Our familia can be great caregivers but they shouldn’t do it alone. Ten Holiday Tips for Caregivers.

{Disclaimer: This is a sponsored post in collaboration with AARP. All opinions are my own.}

There’s something I’ve watched happen in my family time after time. I’ve watched cousins care for my aunts and uncles as they age and become ill with various conditions. I’ve watched my aunts and uncles care for my grandparents, too. It’s so common for mi familia that I’ve never questioned the process. In the Latino community, this is what happens. No one ever talks of assisted living or nursing homes. The question becomes who will mom and/or dad live with when they are no longer able to live on their own.

I’ve personally only been the primary caregiver to my two young boys. However, when I was pregnant with my first son, I worked from home and lived 15 minutes from my grandparents. During that time, my grandfather was suffering from diabetes, a heart condition, and eventually his kidneys failed, too. My grandmother was his primary caretaker. I’d spend many days with them as I would drive them into the city to their doctors’ appointments or just stay at their home to keep them company.

Circulo de la Vida Grandpa and my son QueMeansWhat.com

After my son was born, we moved about an hour away from my grandparents for my husband’s job. Mis abuelitos weren’t alone. My uncle lived with my grandparents but worked a full-time, and at times, very demanding job. He helped and supported them tremendously yet he wasn’t able to be there during the day. I knew my grandma needed support to care for my grandpa. (She had her own health concerns.) Maybe it was because I missed them or maybe it was because I wanted my son to get to spend as much time with them as possible, I would pack up a week’s worth of clothes and diapers and my son and I would go stay at their home. And just try to help where we could. My son brought all the smiles and I offered as much support as I could.

Experiencing a glimpse of the toll it took on my grandma made me realize how much work it is to take care of someone who has fallen ill. I also realized how common my family’s situation is and how much addressing the needs of the caretaker is overlooked.

Today, it is my husband’s side of the family that is facing the health challenges of mi suegra. She lives with my sister-in-law. While my husband and I can offer all the support, help, and pretty much anything else she asks, we know my sister-in-law will ultimately be the primary caregiver as mi suegra lives in her home. All our kids are watching us now, it’s important that we support the entire family so they see that one person doesn’t burden all the responsibility.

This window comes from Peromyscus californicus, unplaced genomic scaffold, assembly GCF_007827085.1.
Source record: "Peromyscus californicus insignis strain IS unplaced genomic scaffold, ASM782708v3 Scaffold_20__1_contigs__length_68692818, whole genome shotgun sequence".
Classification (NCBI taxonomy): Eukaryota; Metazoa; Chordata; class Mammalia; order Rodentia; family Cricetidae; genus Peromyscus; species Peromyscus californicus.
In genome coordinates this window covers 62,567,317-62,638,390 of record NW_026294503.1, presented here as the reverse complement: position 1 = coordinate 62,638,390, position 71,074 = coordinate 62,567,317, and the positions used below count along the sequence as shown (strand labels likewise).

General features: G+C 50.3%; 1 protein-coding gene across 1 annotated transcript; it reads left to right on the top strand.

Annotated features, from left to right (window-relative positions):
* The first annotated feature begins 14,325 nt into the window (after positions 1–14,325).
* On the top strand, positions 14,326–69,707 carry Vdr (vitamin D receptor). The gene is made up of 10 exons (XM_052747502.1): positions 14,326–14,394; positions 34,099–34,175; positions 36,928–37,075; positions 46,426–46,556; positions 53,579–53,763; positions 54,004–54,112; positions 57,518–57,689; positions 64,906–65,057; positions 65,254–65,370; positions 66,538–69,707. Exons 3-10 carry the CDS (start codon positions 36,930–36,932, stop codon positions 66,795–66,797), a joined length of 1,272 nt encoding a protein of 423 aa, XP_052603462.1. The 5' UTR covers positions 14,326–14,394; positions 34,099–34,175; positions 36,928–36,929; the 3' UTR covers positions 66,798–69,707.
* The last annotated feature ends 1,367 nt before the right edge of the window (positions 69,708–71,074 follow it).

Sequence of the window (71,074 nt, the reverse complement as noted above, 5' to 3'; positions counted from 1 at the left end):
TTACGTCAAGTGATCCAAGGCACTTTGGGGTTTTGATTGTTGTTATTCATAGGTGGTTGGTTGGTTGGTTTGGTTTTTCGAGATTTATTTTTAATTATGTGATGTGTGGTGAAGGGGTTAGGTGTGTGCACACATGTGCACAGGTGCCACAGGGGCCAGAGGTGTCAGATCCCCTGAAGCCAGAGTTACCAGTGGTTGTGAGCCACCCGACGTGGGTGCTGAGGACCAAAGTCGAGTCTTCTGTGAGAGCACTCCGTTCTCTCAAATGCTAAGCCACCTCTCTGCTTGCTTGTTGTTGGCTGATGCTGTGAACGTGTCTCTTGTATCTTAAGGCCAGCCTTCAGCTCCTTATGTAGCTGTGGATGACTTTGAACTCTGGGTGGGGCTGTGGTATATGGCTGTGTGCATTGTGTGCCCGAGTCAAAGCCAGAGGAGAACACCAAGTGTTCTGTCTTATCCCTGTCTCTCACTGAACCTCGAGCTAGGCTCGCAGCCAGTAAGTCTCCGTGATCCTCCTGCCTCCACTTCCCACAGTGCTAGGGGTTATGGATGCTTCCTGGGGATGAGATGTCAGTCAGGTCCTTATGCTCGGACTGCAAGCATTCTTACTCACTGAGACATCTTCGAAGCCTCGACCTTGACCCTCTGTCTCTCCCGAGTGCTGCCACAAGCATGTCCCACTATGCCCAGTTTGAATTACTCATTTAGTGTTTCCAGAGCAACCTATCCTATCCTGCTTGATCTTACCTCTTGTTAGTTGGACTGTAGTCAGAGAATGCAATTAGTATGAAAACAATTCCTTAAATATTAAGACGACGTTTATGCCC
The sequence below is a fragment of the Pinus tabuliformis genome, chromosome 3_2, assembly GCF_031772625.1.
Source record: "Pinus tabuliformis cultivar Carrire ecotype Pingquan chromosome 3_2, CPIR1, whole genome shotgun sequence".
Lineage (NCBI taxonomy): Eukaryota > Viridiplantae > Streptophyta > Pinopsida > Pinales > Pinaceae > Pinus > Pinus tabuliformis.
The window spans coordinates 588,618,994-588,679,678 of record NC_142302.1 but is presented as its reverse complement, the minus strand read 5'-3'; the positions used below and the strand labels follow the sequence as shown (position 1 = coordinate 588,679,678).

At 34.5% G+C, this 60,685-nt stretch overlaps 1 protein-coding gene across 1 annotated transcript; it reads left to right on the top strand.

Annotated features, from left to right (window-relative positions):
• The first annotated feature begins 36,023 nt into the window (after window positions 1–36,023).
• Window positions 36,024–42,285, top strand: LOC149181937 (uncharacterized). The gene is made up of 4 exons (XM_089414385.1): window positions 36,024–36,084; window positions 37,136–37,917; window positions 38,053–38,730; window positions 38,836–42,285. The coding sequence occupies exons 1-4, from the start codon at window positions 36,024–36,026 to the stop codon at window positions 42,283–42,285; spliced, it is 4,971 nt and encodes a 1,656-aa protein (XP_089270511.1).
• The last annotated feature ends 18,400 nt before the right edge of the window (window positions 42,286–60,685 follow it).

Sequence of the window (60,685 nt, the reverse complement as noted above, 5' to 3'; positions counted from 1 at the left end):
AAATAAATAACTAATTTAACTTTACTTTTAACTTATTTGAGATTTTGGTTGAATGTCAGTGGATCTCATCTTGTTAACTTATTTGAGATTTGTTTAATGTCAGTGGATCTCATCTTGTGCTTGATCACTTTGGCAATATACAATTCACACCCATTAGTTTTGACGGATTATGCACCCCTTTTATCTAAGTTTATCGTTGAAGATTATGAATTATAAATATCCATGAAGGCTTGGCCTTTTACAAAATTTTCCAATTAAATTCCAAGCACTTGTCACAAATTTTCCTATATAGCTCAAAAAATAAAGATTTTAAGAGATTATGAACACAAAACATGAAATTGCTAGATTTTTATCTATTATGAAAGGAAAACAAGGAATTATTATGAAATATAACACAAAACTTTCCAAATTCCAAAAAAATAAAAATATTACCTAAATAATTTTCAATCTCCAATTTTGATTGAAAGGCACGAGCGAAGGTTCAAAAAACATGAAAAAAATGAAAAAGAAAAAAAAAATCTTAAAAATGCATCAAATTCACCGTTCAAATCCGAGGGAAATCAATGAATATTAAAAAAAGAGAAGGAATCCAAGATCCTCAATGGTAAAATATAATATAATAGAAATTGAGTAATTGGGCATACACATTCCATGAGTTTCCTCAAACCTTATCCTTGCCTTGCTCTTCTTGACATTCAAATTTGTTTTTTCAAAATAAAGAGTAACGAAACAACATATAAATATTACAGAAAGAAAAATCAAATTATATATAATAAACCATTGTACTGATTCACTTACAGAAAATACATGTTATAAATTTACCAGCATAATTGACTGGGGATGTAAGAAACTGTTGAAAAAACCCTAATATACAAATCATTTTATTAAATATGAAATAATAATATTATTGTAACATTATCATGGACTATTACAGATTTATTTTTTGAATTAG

Latinos as Caregivers

I’m sharing resources with her and with you because you, too, probably know of a caregiver who needs support. Or you ARE the caregiver who needs support. There are 42 million caregivers in the U.S. who are caring for parents and older loved ones. As we all know, during the holidays, stress can increase and that’s especially true for caregivers, many who are Latino.  More than one in three Hispanic households includes a caregiver according to research conducted by Evercare and the National Alliance for Caregiving, and Hispanic caregivers report more intensive caregiving situations compared to the general population (63 percent compared to 51 percent). During the holidays our hermano/as are caring for their loved ones as well as trying to make the holiday season meaningful and shop for gifts – usually more than one list (theirs and their loved one’s).

At the beginning of this post, I mentioned that family members taking care of their parents in mi familia was so common, I never questioned it. That could be because, according to research by AARP, most Latinos don’t identify themselves as caregivers. Instead, as Evercare data notes, caring for an older parent or relative is seen as an expected cultural responsibility. And when we view it as our responsibility, we are less likely to ask for help.

Resources for Caregivers

It’s okay to seek help – at any level that you may need it. I encourage you to familiarize yourself with AARP’s Circulo de la Vida resource center. Please visit: http://prn.to/1wQ3iTF (Spanish) or http://prn.to/10Mmrg5 (English). You will find stories in which you may relate, tips from experts, news for caregivers and even local resources. For example, below are 10 Holiday Tips for Caregivers (you can find the full article from AARP here.)

  1. Recognize the signs of stress and burnout
  2. Anticipate your own holiday hot buttons
  3. Mind your own mind-set
  4. Keep self-care at the top of the list
  5. Know your own best stress outlets
  6. Connect with support
  7. Plan ahead and focus on what is most meaningful
  8. Ask for help for yourself and those you care for
  9. Simplify your holiday activities
  10. Start new traditions

While these tips are for the holidays, caregiving happens all year-round. Visit AARP’s Caregiving Resource Center for more information, support and resources. If you prefer to talk to someone, you can call AARP Phone: 1-877-333-5885 (1-888-971-2013 in Spanish) Monday-Friday: 7 a.m.-11 p.m. ET Saturday 9 a.m.-5 p.m. ET. Don’t let caregivers do it alone. Our familia can be great caregivers but they shouldn’t do it alone.

Melanie Mendez-Gonzales

Original content creator for ¿Qué Means What? Texas Latina mom blogger celebrating culture in education, entertainment and family life.

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